Nobel Peace Prize: App helps WFP navigate conflict and climate shocks in Afghanistan
By WFP Staff
"The need for international solidarity and multilateral cooperation is more conspicuous than ever," according to the Norwegian Nobel Committee, which named the World Food Programme (WFP) 2020 Nobel Peace Prize Laureate last week.
In a statement, the Committee says it "wishes to emphasize that providing assistance to increase food security not only prevents hunger, but can also help to improve prospects for stability and peace."
It adds: "In 2019, 135 million people suffered from acute hunger, the highest number in many years. Most of the increase was caused by war and armed conflict". WFP, the Nobel Committee says, has "taken the lead in combining humanitarian work with peace efforts". In order to maintain that lead, WFP has to innovate — a good place to look at where that's happening is Afghanistan.
Conflict has been a virtual constant for Afghans for four decades. Hardship and recurrent shocks have eroded people's overall resilience, and many are unable to access basic services.
Drought, floods and avalanches can block what few roads there are winding through the landlocked country's mountainous terrain, as WFP truck convoys seek to deliver food assistance to vulnerable people while navigating a complex web of conflict.
But working with a leading geographic information system (GIS) firm, WFP has developed mapping that is helping to change the game.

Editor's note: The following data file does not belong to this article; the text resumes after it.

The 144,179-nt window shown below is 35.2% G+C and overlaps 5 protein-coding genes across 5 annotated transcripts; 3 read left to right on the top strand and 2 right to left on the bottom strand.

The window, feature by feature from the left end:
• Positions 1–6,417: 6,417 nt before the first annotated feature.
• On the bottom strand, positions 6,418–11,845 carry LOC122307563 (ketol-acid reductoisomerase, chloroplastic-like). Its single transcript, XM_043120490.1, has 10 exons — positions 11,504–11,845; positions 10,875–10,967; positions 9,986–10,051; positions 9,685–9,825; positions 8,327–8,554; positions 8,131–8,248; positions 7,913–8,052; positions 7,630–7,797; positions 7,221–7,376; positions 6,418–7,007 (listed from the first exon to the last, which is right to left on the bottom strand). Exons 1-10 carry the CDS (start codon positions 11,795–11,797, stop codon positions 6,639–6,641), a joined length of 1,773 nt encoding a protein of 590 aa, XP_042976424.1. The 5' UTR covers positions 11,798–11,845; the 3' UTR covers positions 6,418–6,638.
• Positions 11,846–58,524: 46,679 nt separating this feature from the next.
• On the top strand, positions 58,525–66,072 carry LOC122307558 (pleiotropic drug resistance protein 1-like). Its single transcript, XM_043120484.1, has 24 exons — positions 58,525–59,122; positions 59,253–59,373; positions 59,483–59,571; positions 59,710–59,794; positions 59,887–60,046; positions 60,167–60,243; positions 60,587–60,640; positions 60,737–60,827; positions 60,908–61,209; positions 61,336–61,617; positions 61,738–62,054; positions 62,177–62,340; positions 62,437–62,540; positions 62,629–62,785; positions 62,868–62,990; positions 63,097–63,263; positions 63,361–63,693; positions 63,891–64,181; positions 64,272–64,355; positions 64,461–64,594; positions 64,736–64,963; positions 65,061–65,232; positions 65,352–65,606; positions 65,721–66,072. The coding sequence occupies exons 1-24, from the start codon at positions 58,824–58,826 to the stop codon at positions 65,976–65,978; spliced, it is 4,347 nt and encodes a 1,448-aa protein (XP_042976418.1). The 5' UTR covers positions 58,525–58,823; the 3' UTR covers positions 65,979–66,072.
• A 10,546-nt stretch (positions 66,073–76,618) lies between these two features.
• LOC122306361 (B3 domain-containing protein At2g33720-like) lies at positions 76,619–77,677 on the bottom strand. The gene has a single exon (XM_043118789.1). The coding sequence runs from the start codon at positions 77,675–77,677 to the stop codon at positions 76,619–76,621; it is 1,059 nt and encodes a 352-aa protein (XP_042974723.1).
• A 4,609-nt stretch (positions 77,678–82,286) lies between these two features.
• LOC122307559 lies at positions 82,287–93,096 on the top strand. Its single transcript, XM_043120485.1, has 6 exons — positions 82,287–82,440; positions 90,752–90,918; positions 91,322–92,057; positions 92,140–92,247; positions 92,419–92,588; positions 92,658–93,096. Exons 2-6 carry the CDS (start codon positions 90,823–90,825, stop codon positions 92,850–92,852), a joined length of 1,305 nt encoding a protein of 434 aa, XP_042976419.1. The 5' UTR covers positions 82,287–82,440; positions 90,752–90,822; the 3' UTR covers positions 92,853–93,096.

"The tool has been instrumental in supporting operations and access negotiations in Afghanistan," says Robert Kasca, acting Country Director for WFP in Afghanistan. "In today's highly complex operations theatre, we cannot imagine working without modern mapping tools anymore."
Thierry Crevoisier, GIS officer at WFP headquarters in Rome, says: "The first thing we have to answer is, how many people are in need of food assistance, and where they are located". He adds: "The next focus is to determine which areas we can access and how."
This brings into focus a non-tech innovation: WFP is pioneering a new global ‘acceptance policy' in which communities are not considered as passive recipients of aid, but are asked to provide security guarantees and become stakeholders in programme delivery.
To secure safe corridors to remote locations, in line with the humanitarian principles of humanity, neutrality, impartiality and operational independence, WFP talks to all stakeholders — gatekeepers to routes WFP must traverse to access vulnerable people safely.
"We don't limit ourselves to government-controlled areas as we have to reach all the people in need," says Henry Chamberlain, head of security for WFP in Afghanistan. "We work with most non-state armed groups [NSAG] that control territories and access."
The Afghan government maintains control of Kabul, provincial capitals, major population centres, and the main supply routes, according to a July 2020 report from the US Department of Defence on security and stability. However, the current level of Taliban violence and attacks is the highest ever recorded, even with peace negotiations underway in Doha. The Taliban are gradually eroding security structures and expanding their areas of control.